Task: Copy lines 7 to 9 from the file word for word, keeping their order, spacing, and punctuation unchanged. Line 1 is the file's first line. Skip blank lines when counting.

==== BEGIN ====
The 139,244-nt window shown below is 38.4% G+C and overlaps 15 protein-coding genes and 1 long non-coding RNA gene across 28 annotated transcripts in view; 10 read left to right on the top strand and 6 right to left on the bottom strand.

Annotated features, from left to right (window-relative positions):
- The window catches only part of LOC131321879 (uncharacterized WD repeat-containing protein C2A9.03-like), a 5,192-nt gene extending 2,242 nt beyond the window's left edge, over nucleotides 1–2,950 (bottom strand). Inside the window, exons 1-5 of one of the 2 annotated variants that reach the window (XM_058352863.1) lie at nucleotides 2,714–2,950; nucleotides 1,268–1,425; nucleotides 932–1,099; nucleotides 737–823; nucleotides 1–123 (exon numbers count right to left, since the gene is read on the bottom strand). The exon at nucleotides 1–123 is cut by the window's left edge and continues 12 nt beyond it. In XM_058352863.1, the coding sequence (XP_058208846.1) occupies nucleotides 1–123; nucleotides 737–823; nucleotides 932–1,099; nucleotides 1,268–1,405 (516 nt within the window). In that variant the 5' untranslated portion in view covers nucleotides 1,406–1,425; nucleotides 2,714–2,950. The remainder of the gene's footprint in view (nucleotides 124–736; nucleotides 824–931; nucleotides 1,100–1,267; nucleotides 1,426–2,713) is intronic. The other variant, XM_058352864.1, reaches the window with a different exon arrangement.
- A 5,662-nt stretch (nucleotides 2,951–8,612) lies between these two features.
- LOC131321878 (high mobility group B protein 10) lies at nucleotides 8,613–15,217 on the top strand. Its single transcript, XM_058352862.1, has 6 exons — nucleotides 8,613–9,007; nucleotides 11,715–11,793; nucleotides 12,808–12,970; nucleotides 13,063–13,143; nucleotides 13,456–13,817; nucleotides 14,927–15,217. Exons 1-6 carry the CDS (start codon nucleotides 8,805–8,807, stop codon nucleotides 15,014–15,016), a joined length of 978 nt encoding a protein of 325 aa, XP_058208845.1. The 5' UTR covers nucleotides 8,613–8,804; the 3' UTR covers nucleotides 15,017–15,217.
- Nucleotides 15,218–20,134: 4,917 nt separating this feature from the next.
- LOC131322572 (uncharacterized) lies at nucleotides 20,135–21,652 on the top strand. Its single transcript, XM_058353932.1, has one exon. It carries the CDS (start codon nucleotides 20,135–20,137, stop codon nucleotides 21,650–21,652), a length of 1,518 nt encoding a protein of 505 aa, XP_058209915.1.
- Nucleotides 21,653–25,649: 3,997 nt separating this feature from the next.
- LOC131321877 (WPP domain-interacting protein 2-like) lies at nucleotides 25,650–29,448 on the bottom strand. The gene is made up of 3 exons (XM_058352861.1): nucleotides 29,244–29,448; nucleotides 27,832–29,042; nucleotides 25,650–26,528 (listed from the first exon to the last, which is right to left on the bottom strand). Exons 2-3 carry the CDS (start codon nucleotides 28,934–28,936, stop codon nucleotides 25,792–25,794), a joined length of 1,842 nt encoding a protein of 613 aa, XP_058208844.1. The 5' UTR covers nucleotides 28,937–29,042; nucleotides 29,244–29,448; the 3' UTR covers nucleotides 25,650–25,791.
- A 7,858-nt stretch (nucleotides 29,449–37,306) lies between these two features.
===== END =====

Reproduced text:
- LOC131322572 (uncharacterized) lies at nucleotides 20,135–21,652 on the top strand. Its single transcript, XM_058353932.1, has one exon. It carries the CDS (start codon nucleotides 20,135–20,137, stop codon nucleotides 21,650–21,652), a length of 1,518 nt encoding a protein of 505 aa, XP_058209915.1.
- Nucleotides 21,653–25,649: 3,997 nt separating this feature from the next.
- LOC131321877 (WPP domain-interacting protein 2-like) lies at nucleotides 25,650–29,448 on the bottom strand. The gene is made up of 3 exons (XM_058352861.1): nucleotides 29,244–29,448; nucleotides 27,832–29,042; nucleotides 25,650–26,528 (listed from the first exon to the last, which is right to left on the bottom strand). Exons 2-3 carry the CDS (start codon nucleotides 28,934–28,936, stop codon nucleotides 25,792–25,794), a joined length of 1,842 nt encoding a protein of 613 aa, XP_058208844.1. The 5' UTR covers nucleotides 28,937–29,042; nucleotides 29,244–29,448; the 3' UTR covers nucleotides 25,650–25,791.